West Papua is home to hundreds of different languages, and cultural groups that often view each other with suspicion. Rumbiak’s idea was straightforward enough: secretly, he and others, including his soon to be executed cousin, the anthropologist and musician Arnold Ap, would select students from as wide a range of villages as possible. When the students went home for holidays, it would be their responsibility to raise the consciousness of their kin in West Papua and overcome local and regional divisions. “They had to look with both eyes, not just their tribe’s eye.” He was confident of this approach because, he says, regardless of the tribal differences, each shares a fundamental world outlook in which Spirit, land and culture are united. That, he believed, was the key to creating a unified movement of Melanesians for an independent West Papua.
The education project also was predicated on the experience of Indonesian brutality. Shared oppression fostered common identity. Today, writes Chauvel, “a Papuan national movement featuring a pan-Papuan identity and a commitment to an independent Papua has spread from the small, educated urban elite that gave birth to it to become a Papua-wide movement with roots in the villages. In addition, the educated elite that leads the movement is much more numerous, skilled, and politically experienced than it was when Indonesia assumed control in 1963.”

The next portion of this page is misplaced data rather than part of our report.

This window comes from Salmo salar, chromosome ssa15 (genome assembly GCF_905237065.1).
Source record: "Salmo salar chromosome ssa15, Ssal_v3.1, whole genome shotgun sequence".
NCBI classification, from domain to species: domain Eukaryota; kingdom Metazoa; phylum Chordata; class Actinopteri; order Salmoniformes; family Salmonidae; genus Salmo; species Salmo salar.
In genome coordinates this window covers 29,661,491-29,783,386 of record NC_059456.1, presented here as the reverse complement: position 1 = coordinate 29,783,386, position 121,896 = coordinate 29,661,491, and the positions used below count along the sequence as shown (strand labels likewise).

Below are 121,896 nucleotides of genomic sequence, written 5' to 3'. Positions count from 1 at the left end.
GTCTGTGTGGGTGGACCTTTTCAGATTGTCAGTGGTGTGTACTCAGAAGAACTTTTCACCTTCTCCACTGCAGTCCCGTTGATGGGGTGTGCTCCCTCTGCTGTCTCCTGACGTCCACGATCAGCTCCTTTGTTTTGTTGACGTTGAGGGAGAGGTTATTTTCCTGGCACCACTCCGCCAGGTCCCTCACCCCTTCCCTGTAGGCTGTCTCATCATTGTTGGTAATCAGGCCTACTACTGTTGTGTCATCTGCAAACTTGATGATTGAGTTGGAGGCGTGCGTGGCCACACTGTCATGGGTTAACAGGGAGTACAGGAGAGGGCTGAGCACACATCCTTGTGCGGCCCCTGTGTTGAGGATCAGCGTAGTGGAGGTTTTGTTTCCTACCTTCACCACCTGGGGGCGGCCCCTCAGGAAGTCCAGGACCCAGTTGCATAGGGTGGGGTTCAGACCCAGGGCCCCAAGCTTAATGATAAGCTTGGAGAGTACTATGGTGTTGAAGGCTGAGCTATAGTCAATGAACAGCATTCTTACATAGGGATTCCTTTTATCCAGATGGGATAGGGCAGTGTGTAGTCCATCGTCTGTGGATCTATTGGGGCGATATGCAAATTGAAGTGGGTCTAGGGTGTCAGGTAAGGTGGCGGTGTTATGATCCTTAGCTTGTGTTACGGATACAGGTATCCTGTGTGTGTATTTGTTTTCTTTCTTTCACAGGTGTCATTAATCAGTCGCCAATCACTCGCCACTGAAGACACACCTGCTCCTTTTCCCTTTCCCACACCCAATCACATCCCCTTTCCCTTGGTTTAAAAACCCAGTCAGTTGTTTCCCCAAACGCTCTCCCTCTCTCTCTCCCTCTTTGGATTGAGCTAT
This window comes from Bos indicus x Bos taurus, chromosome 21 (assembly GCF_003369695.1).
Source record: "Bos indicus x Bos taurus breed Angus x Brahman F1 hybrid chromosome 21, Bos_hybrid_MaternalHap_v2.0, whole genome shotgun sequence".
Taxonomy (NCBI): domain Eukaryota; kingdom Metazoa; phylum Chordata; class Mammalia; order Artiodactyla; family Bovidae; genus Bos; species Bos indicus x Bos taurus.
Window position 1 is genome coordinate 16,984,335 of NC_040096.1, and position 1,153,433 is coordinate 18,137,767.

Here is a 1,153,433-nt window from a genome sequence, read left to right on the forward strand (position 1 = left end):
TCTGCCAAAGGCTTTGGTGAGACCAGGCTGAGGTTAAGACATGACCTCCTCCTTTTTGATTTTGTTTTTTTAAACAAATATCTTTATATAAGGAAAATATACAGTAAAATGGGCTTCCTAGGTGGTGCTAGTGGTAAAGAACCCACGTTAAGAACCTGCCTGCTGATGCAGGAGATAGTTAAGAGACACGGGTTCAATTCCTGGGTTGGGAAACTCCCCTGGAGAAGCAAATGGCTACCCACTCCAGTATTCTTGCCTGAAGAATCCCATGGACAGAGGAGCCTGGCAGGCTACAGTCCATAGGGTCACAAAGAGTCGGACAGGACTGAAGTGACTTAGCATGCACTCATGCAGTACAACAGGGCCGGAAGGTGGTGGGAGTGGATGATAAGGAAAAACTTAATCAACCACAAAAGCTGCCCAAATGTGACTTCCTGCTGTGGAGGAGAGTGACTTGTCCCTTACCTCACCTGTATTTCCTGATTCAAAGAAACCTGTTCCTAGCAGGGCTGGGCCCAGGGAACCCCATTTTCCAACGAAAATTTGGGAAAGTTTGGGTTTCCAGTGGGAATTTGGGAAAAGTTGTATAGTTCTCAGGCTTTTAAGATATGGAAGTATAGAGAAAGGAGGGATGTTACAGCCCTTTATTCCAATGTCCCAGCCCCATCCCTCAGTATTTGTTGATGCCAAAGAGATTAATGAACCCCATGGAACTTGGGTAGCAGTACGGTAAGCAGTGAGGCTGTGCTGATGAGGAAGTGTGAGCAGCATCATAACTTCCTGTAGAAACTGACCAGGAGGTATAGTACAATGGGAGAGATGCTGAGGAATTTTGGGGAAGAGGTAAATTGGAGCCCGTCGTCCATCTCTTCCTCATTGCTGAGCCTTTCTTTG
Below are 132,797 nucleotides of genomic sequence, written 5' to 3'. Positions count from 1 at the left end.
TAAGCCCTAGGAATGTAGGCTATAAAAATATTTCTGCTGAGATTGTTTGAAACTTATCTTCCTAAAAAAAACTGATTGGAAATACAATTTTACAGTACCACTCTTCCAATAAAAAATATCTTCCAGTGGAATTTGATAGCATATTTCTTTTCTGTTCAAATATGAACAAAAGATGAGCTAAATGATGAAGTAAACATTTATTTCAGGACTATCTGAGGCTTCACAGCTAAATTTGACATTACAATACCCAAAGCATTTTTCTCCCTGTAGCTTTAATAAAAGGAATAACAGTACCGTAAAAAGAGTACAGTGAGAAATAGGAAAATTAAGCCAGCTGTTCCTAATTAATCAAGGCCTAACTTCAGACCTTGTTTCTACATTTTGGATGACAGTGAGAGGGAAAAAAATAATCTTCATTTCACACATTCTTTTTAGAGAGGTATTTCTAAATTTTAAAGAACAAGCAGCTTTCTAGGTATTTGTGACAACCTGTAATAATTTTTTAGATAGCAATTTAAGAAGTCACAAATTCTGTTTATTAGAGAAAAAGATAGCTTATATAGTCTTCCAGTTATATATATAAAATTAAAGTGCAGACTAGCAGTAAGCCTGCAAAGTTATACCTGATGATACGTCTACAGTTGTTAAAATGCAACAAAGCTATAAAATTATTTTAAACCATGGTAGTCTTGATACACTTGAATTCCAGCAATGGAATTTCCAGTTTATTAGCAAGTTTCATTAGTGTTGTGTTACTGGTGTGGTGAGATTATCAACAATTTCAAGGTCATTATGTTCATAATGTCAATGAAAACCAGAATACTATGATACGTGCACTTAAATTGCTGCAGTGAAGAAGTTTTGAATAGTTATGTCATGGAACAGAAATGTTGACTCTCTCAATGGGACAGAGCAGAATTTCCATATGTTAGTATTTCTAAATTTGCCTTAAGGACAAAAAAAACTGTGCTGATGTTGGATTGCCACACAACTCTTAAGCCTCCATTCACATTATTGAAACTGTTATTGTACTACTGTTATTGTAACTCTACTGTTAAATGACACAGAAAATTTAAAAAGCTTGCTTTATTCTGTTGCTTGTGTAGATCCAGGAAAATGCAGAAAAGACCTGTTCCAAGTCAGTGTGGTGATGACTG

Nevertheless, regional identities and differences remain strong. Clan traditions reportedly continue to play a role in factional politics within the resistance. Competing organisational loyalties also are underwritten by differences in politics and strategy. There are many different factions, some armed, others committed to non-violence. The FRWP was proclaimed by a gathering of 5,000. Yet it is difficult to tell exactly how broad its social base is on the island, which is home to around two million Melanesians. The structure of the OPM and the number of guerrillas under arms similarly is difficult to discern, but there are a number of regional commands throughout West Papua.
In December a new umbrella organisation – the United Liberation Movement for West Papua – was formed in an attempt to present a common voice of these various factions within the independence movement.
The Indonesian vice